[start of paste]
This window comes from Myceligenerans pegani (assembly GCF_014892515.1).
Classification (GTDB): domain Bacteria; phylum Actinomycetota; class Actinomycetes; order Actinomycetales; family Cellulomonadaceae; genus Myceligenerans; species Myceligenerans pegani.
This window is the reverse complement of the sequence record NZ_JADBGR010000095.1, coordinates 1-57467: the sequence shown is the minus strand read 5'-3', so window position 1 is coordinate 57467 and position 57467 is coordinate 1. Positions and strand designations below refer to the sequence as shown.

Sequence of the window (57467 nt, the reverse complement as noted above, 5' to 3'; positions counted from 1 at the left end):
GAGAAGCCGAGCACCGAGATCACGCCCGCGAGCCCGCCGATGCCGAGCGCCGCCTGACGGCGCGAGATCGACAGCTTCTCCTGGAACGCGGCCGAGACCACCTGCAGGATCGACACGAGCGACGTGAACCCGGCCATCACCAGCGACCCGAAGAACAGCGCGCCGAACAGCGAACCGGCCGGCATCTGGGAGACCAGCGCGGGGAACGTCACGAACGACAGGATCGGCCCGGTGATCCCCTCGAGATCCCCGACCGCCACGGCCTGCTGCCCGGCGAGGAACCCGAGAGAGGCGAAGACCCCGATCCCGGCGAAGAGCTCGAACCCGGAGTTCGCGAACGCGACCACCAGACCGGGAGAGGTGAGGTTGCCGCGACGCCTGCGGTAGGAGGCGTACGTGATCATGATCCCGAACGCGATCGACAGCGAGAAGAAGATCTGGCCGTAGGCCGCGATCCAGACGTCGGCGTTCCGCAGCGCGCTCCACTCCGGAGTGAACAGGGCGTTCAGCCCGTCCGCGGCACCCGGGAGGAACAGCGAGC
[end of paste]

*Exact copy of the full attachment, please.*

This window comes from Myceligenerans pegani (assembly GCF_014892515.1).
Classification (GTDB): domain Bacteria; phylum Actinomycetota; class Actinomycetes; order Actinomycetales; family Cellulomonadaceae; genus Myceligenerans; species Myceligenerans pegani.
This window is the reverse complement of the sequence record NZ_JADBGR010000095.1, coordinates 1-57467: the sequence shown is the minus strand read 5'-3', so window position 1 is coordinate 57467 and position 57467 is coordinate 1. Positions and strand designations below refer to the sequence as shown.

Sequence of the window (57467 nt, the reverse complement as noted above, 5' to 3'; positions counted from 1 at the left end):
GAGAAGCCGAGCACCGAGATCACGCCCGCGAGCCCGCCGATGCCGAGCGCCGCCTGACGGCGCGAGATCGACAGCTTCTCCTGGAACGCGGCCGAGACCACCTGCAGGATCGACACGAGCGACGTGAACCCGGCCATCACCAGCGACCCGAAGAACAGCGCGCCGAACAGCGAACCGGCCGGCATCTGGGAGACCAGCGCGGGGAACGTCACGAACGACAGGATCGGCCCGGTGATCCCCTCGAGATCCCCGACCGCCACGGCCTGCTGCCCGGCGAGGAACCCGAGAGAGGCGAAGACCCCGATCCCGGCGAAGAGCTCGAACCCGGAGTTCGCGAACGCGACCACCAGACCGGGAGAGGTGAGGTTGCCGCGACGCCTGCGGTAGGAGGCGTACGTGATCATGATCCCGAACGCGATCGACAGCGAGAAGAAGATCTGGCCGTAGGCCGCGATCCAGACGTCGGCGTTCCGCAGCGCGCTCCACTCCGGAGTGAACAGGGCGTTCAGCCCGTCCGCGGCACCCGGGAGGAACAGCGAGC